From the beginning, I wanted RazWar to be associated, even lightly, with Citobi, to leverage Citobi’s immense experience about building relationship with consumers and to create customer fidelization. Unfortunately, despite being the idea generator, the founder and the main shareholder (having invested personally and through my holding GrowthFinancial, I was not allowed to do that. For what reason? I don’t know. Maybe for that “split of personality” disorder you mentioned.

    But lest’ go back to what seduced you in RazWar. You was interested in the true SaaS aspect of the brand. The Shaving as a Service. It is still around and I, as founder, would like to come back to the subscription as a service mode. Just allow the team a little more time to fall back on its feet. What is sure is that I wanted to build a continuous relationship with our consumers, and that this needed to be build trough monthly or quarterly deliveries, together with some content to bring along to the consumer.

    Now about the 5 blades story, as you , I strongly believed, since the beginning, that 5 blades was 4 blades too much. Hence, it was even among the beliefs that triggered the RazWar idea in my head. But, then, I made a series of test. Before looking for partners, when my spouse and me were alone, I tested, re-tested and re-re-tested different 2, 3, 4, 5 blades model. I even tested a 6 blade model! I was very astonished, but the 5th blade brings something. A little less than the 4th blade, etc. And the 6th blade brings nothing more (significantly). When you study razor patents (what I did), I came to the same result. Hence, we were wrong when believing that 5 blades had no sense. But we recognized that and we adapt our offering. The 5 blades model (http://www.razwar.com/collections/razor-blades/products/el-fidel-starter-kit) is now our best seller. We came to that conclusion partly thanks to our consumers. We listened to them.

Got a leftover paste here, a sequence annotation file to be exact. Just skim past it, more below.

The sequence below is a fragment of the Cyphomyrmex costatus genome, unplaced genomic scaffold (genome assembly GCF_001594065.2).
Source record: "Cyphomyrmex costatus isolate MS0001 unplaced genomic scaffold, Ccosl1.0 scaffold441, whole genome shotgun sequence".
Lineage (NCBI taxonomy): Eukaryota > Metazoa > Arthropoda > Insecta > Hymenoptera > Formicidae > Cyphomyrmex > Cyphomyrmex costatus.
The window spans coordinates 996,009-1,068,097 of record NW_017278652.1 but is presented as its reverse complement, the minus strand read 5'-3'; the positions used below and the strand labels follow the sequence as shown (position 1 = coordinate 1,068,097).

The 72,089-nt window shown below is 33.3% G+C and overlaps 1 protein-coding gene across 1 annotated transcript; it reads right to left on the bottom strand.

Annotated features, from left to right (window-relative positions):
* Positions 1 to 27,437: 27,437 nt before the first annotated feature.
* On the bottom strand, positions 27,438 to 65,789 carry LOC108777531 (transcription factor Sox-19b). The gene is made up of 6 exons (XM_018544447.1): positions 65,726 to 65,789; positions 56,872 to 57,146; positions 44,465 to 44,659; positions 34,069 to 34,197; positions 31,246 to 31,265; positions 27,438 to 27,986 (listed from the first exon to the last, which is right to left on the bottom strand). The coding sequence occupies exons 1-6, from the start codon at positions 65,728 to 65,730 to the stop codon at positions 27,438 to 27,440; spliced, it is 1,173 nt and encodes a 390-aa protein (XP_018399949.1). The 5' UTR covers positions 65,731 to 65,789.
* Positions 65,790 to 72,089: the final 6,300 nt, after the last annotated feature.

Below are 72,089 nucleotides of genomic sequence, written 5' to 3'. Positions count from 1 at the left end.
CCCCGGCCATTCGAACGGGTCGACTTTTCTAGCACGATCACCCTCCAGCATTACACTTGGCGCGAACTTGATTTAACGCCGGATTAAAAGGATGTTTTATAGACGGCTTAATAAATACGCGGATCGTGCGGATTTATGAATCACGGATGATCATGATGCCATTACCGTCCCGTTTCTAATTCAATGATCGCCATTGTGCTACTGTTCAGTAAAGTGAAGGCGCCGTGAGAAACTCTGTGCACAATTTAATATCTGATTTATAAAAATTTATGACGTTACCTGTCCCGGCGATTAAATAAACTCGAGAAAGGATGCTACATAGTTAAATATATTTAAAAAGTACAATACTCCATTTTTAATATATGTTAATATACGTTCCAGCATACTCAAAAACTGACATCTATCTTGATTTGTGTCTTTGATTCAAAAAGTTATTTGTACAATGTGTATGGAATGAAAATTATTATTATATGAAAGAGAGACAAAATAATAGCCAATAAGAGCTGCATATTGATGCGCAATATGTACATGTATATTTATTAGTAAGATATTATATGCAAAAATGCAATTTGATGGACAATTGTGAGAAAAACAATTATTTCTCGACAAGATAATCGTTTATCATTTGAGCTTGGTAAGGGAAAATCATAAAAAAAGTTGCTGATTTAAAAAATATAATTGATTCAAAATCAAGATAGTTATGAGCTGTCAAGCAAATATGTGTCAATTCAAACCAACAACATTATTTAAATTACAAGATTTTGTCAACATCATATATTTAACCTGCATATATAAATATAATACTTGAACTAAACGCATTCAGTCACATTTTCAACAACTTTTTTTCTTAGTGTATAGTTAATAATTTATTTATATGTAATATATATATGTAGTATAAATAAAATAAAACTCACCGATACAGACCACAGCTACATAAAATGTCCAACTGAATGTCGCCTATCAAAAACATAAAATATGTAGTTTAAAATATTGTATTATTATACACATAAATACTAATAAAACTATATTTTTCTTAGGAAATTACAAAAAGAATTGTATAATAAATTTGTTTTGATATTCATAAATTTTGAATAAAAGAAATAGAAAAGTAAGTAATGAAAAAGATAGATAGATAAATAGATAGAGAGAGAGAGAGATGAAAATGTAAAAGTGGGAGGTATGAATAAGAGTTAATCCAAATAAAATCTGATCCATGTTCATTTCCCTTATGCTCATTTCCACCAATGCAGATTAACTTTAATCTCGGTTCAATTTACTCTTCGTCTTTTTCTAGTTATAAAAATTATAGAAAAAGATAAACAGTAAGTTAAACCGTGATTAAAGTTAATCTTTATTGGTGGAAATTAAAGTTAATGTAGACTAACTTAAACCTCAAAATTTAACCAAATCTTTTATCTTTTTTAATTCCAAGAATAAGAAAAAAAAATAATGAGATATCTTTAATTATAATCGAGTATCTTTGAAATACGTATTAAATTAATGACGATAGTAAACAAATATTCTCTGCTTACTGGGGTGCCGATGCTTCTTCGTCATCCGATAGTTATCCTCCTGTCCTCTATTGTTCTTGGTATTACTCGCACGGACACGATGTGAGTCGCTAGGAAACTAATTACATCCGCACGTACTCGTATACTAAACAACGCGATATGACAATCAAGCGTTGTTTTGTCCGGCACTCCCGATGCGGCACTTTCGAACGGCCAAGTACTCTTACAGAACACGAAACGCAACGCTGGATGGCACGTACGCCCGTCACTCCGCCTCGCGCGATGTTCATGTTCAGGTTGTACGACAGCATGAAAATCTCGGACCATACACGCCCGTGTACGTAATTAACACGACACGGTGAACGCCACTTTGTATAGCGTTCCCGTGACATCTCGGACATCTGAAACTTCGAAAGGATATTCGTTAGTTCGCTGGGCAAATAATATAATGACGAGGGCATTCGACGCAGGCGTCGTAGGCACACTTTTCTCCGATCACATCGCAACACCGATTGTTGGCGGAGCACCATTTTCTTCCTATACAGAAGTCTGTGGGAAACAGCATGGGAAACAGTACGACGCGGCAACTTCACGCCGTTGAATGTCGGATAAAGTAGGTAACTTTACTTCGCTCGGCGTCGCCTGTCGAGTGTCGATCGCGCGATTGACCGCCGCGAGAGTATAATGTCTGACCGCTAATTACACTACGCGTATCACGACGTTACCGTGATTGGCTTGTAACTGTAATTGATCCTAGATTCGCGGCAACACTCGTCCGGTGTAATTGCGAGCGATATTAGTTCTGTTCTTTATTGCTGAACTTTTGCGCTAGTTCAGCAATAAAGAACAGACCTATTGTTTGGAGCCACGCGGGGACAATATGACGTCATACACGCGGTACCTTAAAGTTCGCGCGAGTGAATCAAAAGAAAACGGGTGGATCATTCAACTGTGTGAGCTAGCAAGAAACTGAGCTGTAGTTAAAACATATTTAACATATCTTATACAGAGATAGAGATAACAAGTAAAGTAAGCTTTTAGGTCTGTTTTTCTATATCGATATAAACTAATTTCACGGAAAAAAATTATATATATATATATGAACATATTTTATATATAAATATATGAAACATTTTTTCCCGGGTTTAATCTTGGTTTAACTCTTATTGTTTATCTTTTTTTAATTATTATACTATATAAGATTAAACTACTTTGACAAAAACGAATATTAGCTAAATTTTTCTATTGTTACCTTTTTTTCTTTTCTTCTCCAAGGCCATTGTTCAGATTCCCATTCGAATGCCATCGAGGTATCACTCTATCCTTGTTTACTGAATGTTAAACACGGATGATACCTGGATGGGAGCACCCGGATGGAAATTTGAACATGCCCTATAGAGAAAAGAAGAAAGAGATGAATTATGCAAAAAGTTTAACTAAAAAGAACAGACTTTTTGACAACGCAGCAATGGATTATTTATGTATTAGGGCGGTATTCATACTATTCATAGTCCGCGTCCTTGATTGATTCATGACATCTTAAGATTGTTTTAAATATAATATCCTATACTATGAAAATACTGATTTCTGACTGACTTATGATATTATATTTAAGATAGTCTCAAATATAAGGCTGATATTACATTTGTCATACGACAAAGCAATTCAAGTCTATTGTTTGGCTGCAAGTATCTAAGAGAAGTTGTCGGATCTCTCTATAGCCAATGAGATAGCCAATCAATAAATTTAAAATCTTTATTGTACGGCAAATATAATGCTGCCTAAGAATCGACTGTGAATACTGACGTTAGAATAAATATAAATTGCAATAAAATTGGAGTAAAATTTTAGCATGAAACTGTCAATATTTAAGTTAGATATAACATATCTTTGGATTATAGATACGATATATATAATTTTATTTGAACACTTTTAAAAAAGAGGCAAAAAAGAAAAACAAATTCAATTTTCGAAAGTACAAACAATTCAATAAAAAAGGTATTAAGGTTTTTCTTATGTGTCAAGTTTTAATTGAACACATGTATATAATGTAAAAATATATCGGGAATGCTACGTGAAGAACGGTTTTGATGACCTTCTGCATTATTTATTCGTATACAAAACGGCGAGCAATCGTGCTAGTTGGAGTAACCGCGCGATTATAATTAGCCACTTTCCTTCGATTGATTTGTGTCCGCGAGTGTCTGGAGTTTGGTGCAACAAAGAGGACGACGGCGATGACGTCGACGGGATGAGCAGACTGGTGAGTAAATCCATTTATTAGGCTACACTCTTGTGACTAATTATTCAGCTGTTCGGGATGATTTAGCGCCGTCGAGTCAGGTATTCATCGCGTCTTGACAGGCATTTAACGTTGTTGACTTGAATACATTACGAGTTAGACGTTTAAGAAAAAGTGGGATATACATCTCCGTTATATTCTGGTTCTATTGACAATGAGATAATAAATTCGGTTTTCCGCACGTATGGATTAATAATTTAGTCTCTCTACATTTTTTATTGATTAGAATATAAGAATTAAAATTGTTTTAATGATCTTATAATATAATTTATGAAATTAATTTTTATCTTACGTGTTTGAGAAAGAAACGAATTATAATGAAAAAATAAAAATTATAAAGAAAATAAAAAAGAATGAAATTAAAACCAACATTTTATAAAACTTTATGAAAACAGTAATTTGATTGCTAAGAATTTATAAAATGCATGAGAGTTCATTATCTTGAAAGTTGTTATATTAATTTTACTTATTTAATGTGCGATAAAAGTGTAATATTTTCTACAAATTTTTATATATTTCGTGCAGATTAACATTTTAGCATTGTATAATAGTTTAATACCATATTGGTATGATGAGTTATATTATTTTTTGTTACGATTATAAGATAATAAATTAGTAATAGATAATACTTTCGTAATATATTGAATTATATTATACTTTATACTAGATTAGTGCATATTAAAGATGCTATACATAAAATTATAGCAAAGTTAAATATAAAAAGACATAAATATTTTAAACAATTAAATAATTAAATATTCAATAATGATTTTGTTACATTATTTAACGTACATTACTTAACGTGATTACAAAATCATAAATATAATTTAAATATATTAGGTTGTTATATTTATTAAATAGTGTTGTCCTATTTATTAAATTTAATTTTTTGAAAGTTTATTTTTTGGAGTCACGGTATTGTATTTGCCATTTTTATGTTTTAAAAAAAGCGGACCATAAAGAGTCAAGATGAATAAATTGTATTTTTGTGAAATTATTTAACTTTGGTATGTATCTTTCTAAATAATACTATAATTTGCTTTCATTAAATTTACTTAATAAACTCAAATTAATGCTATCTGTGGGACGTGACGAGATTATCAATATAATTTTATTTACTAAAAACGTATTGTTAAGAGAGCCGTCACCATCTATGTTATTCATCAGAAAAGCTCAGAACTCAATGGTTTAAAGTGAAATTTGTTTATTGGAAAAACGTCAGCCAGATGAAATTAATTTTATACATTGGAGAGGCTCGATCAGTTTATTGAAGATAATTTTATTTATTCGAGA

Now, I hope that we could overcome the “split personality disorder” that we faced and we could grow in harmony, building, with the help of Citobi, an original internet shaving brand.

  • Anonymous

    Yes, you are right about the economics (I also invite you to read this blog serie: http://razwar.posterous.com/the-maths-of-shaving-1). But straight razor is not obvious and take a lot of time. Hence, cartridges razor shaving is still among the most convenient way to shave. Yes, we need to take more buzz… We are patient. But help us spread the word!

  • Anonymous

    I do have a lot of respect with DSC. But, again, http://www.razwar.com wants to be much more than a DSC like (also, we were the first). The problem is that we did not launch in US. RazWar was launched on what P&G often calls “The most difficult market on earth” (Belgium) with limited amount of money. Hope we can keep your support! http://www.razwar.nl